The Problem with Grey

The Problem with Grey

This is no grey fact: China is “one of the world’s largest consumers of wildlife products, from elephant ivory and shark fin to tiger bone and rhino horn, and animal rights groups have long campaigned to stop the trade in endangered animal parts, both online and offline.” The parts from some endangered species are worth more than gold or cocaine.

At $10 billion a year, illegal wildlife makes up the world’s fifth-largest illicit market behind drugs, counterfeit products, trafficked people and smuggled oil. Shared from http:/

China’s emerging “nouveau riche” class does not help the situation with their attitude that “the more endangered, the better:”
“They eat anything and everything, and it seems that the more endangered an animal they eat, the more of a boost they get to their personal prestige,” Grace Ge Gabriel, regional director for China at the International Fund for Animal Welfare (IFAW), told RFA. “And this problem has become more and more serious in recent years.”
But this is where things get a little grey. Ge Gabriel claims the use of farmed animals to satisfy demand for medicinal animal parts has confused the general public, in spite of growing awareness of environmental and animal protection issues across the country.
“Some of the big tiger farms in China raise tigers specifically to sell tiger-related products,” Ge Gabriel said. “While it’s illegal in China to trade in wild tiger parts, the law allows trade in farmed tiger parts. This has created a grey area in the market for tiger parts in China, and it has caused a great deal of confusion for consumers, because it’s hard for them to be sure whether the tiger products come from wild or farmed animals,” she said. “This has had a bad effect on public education about endangered species.”
And this is why there can be no grey area when it comes to elephants. With one elephant being slaughtered for it’s ivory every 15 minutes, the entire species is on the brink of annihilation. At this rate, there is a real possibility that the wild roaming African Elephant will be extinct by 2025 due in part to the “grey area” of what is “legal” ivory and what is “illegal ivory.” The lack of public awareness of the effects of certain types of trade has been exported to other countries in Africa, where Chinese demand is blamed for fueling elephant poaching for illegal ivory.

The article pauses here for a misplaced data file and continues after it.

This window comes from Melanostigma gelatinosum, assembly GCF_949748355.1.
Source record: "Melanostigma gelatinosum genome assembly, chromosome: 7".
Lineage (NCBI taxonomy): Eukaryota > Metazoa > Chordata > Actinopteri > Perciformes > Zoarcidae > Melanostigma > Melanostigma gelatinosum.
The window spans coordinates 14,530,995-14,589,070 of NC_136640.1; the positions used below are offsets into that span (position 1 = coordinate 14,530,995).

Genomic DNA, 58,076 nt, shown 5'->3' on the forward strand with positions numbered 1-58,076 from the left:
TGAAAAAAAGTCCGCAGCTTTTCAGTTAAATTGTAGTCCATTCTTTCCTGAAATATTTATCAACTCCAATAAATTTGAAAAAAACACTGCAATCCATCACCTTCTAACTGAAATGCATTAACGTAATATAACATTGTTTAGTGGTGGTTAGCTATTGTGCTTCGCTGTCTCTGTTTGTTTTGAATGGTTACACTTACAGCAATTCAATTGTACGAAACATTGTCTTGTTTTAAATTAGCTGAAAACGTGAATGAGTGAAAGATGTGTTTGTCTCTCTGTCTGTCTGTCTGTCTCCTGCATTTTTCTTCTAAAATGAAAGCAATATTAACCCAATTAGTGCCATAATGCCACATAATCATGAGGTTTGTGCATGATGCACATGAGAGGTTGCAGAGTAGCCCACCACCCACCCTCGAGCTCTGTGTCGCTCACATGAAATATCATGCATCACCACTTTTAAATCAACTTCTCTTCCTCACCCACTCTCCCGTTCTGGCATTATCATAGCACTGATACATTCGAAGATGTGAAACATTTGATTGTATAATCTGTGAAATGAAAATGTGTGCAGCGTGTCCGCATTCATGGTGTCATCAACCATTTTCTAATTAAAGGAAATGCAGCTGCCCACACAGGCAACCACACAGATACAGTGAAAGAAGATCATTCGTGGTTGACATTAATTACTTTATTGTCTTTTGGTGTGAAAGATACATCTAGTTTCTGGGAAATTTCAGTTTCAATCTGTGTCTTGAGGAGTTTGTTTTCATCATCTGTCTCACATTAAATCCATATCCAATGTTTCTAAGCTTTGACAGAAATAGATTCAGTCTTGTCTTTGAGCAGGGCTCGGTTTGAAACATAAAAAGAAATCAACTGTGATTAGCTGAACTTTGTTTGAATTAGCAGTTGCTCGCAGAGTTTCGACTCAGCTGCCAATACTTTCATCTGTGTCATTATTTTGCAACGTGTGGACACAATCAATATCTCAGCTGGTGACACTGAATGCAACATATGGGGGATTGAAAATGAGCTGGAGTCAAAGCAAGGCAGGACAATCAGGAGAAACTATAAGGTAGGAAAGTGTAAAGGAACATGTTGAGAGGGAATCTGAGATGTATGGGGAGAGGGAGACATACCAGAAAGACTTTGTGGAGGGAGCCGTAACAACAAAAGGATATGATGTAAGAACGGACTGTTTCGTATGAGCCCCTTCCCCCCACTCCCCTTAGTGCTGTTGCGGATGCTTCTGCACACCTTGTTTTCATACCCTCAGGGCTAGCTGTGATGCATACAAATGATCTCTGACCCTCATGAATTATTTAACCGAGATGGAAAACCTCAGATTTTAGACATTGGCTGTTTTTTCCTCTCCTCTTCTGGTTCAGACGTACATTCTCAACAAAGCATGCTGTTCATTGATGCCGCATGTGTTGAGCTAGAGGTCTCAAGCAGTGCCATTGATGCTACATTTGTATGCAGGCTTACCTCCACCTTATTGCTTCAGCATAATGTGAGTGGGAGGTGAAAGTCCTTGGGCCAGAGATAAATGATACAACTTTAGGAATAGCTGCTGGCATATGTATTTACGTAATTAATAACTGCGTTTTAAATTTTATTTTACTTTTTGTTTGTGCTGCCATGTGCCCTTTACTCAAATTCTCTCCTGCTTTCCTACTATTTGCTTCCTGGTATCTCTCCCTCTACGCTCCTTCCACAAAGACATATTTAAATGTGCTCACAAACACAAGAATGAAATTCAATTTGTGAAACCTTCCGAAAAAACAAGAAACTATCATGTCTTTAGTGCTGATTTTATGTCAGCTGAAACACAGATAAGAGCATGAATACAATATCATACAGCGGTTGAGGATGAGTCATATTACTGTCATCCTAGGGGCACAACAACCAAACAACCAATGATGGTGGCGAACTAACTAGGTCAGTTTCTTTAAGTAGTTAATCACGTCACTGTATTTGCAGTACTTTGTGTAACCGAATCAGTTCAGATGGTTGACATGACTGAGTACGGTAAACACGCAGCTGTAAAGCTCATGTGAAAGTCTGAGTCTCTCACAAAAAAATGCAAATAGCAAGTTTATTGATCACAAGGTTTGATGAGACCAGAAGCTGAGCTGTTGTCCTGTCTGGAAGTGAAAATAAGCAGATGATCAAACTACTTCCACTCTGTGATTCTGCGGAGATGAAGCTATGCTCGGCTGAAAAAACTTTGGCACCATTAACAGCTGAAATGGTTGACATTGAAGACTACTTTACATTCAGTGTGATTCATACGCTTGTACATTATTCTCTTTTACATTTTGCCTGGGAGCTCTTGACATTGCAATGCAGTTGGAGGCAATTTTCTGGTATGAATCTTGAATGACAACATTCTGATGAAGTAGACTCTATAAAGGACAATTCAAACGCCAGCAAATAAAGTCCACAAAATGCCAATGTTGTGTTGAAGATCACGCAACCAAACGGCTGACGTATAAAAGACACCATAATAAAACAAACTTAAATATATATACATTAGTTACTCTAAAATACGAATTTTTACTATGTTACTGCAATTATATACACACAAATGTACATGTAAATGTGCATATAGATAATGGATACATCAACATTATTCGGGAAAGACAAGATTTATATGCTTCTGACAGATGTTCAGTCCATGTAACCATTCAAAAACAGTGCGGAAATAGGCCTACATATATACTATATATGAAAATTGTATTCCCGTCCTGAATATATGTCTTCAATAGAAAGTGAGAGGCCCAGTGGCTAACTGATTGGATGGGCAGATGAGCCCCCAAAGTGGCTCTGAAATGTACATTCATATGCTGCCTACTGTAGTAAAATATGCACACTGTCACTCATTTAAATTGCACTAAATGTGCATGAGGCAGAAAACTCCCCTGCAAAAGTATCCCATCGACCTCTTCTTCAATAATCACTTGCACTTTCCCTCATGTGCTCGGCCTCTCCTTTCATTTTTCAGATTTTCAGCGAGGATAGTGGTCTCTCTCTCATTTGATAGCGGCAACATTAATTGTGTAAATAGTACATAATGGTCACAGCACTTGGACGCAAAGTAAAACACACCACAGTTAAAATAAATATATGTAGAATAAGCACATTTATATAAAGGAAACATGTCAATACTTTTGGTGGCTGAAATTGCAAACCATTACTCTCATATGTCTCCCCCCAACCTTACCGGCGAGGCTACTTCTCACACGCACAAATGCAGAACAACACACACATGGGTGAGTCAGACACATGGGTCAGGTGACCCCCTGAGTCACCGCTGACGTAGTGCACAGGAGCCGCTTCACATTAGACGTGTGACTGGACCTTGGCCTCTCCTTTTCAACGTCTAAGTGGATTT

The answer?
1) Stop the ivory trade.Return to the full ban on the sale of ivory established in 1989 by CITIES. End the confusion of what is and isn’t legal ivory. In 1979 there was an estimated 1.3 million elephants in Africa. Today conservative estimates are that 400,000 elephants are left.
2) Address the involvement of international criminal syndicates by means of strong law enforcement at both national and international levels along the full extent of the supply - demand chain.
3) Close down domestic ivory markets to accompany the international trade ban by CITIES.
4) Educate the consumer. When the buying stops, the killing can too. It is estimated that 70% of Chinese public thought that ivory comes from teeth that fall out from the elephant, not from killing the elephant.
4) Sign the Pledge - and invite a friend to as well. Never buy ivory, spread the word to others, and then help make a difference in the life of elephant orphans, victims of the ivory trade and the future of tomorrow’s wild African elephants by DONATING TODAY.
(Quotes and facts in this blogpost shared from RFA)
Tagged: , , , , , , , , , , , , ,


Leave a Reply

Your email address will not be published. Required fields are marked *